Gulag: Network of Russian slave labour concentration camps. At any given time up to 12 mln inmates where held in them, milions perished. (more on: pl.wikipedia.org [access: 2014.05.09], en.wikipedia.org [access: 2014.05.09])

Wystruć: Russian transit camp set up in 1945 for German population of East Prussia — one of concentration centers of defeated Germans marked for slave work in Russia. In Wystruć (now: Chernyakhovsk) and in nearby Jurbork c. 60,000 people were held: men, women, girls and old. All were transported — in rail transfers lasting 4‑7 weeks, without hot food, proper sanitation — to Russians slave labour camps. Many perished before reaching destination… (more on: bazhum.muzhp.pl [access: 2018.09.02])

Deportation of Germans to Russia in 1945: On 06.02.19454 Russian State Defence Committee issued an order to intern all Germans, mainly men, able to work from the German territories captured by Russian army and transport them into Russia — to slave labour camps in Donbas region in Ukraine, to industrial centers in Ural mountains, to Russian occupied Belarus, etc. — in order to rebuild destroyed by the war Russia. It was planned to use c. 500,000 Germans, 17‑50 years old, although in practice much older were also arrested. From Upper Silesia only c. 90,000 Germans and Poles were deported 20% of which returned after many years. Among the victims were members of Polish clandestine Home Army AK (part of Polish Clandestine State) fighting with Germans. Tens of thousands were deported from Warmia and Mazurian regions. (more on: en.wikipedia.org [access: 2018.11.18])

Ribbentrop-Molotov: Genocidal Russian–German alliance pact between Russian leader Joseph Stalin and German leader Adolf Hitler signed on 23.08.1939 in Moscow by respective foreign ministers, Mr. Vyacheslav Molotov for Russia and Joachim von Ribbentrop for Germany. The pact sanctioned and was the direct cause of joint Russian and German invasion of Poland and the outbreak of the II World War in 09.1939. „The war was one of the greatest calamities and dramas of humanity in history, for two atheistic and anti–Christian ideologies — national and international socialism — rejected God and His fifth Decalogue commandment: Thou shall not kill!” (Abp Stanislaus Gądecki, 01.09.2019). The decisions taken — backed up by the betrayal of the formal allies of Poland, France and Germany, which on 12.09.1939, at a joint conference in Abbeville, decided not to provide aid to attacked Poland and not to take military action against Germany (a clear breach of treaty obligations with Poland) — were on 28.09.1939 slightly altered and made more precise when a treaty on „German–Russian boundaries and friendship” was agreed by the same murderous signatories. One of its findings was establishment of spheres of influence in Central and Eastern Europe and in consequence IV partition of Poland. In one of its secret annexes agreed, that: „the Signatories will not tolerate on its respective territories any Polish propaganda that affects the territory of the other Side. On their respective territories they will suppress all such propaganda and inform each other of the measures taken to accomplish it”. The agreements resulted in a series of meeting between two genocidal organization representing both sides — German Gestapo and Russian NKVD when coordination of efforts to exterminate Polish intelligentsia and Polish leading classes (in Germany called Intelligenzaktion, in Russia took the form of Katyń massacres) where discussed. Resulted in deaths of hundreds of thousands of Polish intelligentsia, including thousands of priests presented here, and tens of millions of ordinary people,. The results of this Russian–German pact lasted till 1989 and are still in evidence even today. (more on: en.wikipedia.org [access: 2015.09.30])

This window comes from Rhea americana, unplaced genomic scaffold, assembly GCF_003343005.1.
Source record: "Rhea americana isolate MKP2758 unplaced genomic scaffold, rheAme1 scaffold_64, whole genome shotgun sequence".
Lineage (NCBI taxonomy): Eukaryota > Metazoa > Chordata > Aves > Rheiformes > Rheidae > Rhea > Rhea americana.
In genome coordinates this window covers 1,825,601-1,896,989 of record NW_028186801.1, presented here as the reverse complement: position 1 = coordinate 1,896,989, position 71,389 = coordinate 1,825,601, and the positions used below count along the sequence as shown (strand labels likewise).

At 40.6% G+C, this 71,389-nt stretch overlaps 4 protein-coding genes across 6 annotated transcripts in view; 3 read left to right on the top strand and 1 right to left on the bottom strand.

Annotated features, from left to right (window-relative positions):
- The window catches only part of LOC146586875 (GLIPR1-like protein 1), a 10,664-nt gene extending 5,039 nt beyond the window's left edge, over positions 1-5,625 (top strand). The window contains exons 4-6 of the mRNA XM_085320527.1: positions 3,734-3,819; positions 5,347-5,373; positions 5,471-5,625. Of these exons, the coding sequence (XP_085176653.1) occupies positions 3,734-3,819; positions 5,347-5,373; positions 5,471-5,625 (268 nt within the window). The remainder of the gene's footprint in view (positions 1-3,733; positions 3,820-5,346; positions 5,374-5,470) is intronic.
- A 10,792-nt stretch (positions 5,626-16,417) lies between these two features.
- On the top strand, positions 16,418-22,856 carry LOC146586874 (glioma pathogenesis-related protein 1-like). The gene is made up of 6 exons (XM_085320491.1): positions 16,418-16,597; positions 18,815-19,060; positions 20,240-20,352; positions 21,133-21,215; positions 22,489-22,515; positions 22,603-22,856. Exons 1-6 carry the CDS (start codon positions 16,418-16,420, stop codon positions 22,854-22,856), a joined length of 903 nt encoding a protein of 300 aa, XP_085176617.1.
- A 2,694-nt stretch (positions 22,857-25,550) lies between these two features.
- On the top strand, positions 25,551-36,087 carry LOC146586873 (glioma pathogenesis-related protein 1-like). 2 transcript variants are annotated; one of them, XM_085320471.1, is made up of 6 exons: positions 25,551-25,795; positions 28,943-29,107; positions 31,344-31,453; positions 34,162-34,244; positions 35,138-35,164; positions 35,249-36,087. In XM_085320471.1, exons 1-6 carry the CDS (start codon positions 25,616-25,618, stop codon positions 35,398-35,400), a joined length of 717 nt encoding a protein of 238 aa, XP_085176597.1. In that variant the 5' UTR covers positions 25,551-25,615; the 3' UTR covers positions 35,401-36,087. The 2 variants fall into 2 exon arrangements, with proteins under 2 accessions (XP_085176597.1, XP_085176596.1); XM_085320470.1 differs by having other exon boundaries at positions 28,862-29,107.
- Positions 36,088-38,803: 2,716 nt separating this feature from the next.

sources

personal:
gross-kleeberg.de [access: 2013.05.19], files.bildarchiv-ostpreussen.de [access: 2018.11.18]
original images:
www.bildarchiv-ostpreussen.de [access: 2018.11.18]